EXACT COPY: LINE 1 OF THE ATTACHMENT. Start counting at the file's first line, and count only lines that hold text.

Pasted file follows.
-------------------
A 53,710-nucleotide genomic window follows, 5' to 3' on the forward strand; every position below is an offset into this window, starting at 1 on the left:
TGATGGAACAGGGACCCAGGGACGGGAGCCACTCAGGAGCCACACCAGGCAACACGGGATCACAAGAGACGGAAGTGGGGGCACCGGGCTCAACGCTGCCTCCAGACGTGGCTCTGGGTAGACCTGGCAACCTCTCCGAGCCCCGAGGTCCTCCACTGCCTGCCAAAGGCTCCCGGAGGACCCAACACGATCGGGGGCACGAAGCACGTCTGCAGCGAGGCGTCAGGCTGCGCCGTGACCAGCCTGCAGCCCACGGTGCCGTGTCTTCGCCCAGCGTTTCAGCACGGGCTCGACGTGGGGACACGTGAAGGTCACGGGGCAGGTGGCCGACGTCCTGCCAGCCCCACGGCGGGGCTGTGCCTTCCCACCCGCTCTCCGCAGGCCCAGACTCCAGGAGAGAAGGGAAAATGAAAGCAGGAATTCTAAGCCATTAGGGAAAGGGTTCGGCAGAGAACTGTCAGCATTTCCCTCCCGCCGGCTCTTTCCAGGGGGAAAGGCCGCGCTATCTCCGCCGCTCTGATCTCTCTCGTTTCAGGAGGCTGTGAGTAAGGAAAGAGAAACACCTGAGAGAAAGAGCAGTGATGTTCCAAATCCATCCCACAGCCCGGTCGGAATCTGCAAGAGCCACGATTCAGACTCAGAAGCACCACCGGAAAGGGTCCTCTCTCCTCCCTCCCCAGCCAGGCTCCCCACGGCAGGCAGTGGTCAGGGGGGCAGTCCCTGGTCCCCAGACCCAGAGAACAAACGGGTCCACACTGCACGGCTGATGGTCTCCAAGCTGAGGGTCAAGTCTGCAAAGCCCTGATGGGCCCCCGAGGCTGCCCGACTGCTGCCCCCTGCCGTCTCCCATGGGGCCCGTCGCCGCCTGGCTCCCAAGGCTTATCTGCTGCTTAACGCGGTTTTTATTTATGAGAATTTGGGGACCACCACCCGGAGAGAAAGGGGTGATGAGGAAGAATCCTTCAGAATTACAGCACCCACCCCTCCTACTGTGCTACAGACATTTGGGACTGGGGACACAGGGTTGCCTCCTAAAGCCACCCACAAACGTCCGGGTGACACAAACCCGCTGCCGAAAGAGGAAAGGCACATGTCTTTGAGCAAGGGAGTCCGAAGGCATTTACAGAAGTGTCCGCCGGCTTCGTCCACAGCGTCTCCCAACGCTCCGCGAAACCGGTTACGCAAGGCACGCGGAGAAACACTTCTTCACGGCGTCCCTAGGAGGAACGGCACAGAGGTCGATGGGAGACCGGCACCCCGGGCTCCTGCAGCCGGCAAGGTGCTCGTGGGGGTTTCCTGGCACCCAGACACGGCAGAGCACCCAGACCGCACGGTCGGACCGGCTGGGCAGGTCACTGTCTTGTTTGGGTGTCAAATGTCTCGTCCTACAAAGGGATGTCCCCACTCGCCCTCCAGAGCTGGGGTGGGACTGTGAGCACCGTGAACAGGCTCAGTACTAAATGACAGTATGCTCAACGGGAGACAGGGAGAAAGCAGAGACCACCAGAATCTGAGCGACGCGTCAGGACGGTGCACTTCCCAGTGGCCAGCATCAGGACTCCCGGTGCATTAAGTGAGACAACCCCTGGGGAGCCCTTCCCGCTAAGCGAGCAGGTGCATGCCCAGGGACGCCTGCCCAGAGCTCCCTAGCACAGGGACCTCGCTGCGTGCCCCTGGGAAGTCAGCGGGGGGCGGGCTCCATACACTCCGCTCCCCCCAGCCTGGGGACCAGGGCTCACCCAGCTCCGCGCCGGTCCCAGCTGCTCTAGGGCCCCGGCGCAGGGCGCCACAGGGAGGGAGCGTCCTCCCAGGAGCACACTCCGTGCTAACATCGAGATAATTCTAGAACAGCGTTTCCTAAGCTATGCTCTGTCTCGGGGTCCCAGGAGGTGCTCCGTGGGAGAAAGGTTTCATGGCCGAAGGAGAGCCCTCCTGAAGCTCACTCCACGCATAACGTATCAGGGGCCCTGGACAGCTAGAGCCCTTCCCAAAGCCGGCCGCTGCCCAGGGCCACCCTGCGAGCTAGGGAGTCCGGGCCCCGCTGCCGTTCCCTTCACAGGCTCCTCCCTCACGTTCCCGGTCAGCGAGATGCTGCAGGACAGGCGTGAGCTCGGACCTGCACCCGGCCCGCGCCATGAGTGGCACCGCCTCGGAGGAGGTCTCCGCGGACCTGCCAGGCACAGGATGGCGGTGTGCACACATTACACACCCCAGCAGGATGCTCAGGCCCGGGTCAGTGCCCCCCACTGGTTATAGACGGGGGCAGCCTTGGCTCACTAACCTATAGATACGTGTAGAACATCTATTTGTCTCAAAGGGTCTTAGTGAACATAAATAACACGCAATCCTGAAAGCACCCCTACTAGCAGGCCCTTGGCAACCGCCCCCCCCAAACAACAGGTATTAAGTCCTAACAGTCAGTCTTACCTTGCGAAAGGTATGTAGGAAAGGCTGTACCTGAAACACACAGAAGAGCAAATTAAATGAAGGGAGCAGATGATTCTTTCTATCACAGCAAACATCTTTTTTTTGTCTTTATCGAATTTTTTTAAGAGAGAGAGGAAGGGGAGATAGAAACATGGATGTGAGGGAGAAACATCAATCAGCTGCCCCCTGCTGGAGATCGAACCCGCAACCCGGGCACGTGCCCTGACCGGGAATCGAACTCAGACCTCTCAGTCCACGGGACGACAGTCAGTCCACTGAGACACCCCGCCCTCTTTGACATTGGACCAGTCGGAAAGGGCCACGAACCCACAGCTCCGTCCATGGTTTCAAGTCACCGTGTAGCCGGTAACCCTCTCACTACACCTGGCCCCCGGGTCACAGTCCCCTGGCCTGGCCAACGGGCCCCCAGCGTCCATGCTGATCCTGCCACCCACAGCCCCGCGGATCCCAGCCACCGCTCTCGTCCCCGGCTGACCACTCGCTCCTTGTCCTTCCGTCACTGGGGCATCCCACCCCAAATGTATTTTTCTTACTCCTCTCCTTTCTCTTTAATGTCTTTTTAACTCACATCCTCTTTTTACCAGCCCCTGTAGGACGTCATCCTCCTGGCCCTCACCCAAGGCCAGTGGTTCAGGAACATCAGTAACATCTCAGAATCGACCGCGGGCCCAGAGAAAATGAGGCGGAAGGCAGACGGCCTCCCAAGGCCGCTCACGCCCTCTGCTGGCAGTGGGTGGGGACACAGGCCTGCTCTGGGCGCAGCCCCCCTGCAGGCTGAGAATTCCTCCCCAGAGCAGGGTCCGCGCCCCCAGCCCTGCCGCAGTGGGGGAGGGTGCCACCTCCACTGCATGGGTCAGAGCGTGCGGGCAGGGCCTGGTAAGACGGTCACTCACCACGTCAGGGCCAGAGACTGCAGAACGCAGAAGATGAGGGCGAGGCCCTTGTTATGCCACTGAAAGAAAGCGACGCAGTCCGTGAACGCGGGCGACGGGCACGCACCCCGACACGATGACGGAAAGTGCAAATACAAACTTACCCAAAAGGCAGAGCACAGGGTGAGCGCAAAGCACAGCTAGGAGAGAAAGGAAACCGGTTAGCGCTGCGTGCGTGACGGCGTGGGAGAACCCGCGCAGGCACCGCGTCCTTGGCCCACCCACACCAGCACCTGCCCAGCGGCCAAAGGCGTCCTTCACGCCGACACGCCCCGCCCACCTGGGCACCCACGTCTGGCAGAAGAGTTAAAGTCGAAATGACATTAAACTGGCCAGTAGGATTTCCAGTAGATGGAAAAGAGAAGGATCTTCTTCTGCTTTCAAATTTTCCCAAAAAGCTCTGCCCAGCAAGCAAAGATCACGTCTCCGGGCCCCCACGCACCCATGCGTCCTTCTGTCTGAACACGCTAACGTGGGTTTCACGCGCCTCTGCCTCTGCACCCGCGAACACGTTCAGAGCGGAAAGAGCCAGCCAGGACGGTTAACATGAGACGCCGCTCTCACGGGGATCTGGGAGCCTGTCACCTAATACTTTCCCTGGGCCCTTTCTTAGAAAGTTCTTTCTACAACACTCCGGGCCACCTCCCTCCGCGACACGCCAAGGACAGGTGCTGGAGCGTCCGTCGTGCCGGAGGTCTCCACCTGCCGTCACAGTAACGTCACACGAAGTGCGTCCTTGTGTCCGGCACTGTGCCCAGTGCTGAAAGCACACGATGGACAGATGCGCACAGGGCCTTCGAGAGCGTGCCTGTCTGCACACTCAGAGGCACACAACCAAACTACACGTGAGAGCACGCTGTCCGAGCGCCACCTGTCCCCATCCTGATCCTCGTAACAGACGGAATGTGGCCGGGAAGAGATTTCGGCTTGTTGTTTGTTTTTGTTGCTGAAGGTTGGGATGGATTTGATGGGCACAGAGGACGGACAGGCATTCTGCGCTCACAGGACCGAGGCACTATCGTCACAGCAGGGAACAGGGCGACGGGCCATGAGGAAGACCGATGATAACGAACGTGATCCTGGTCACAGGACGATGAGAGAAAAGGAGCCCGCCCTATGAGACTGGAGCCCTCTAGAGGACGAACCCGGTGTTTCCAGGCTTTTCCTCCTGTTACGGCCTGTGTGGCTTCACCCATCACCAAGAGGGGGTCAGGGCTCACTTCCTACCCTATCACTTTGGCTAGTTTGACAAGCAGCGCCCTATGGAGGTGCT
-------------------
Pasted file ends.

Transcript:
A 53,710-nucleotide genomic window follows, 5' to 3' on the forward strand; every position below is an offset into this window, starting at 1 on the left: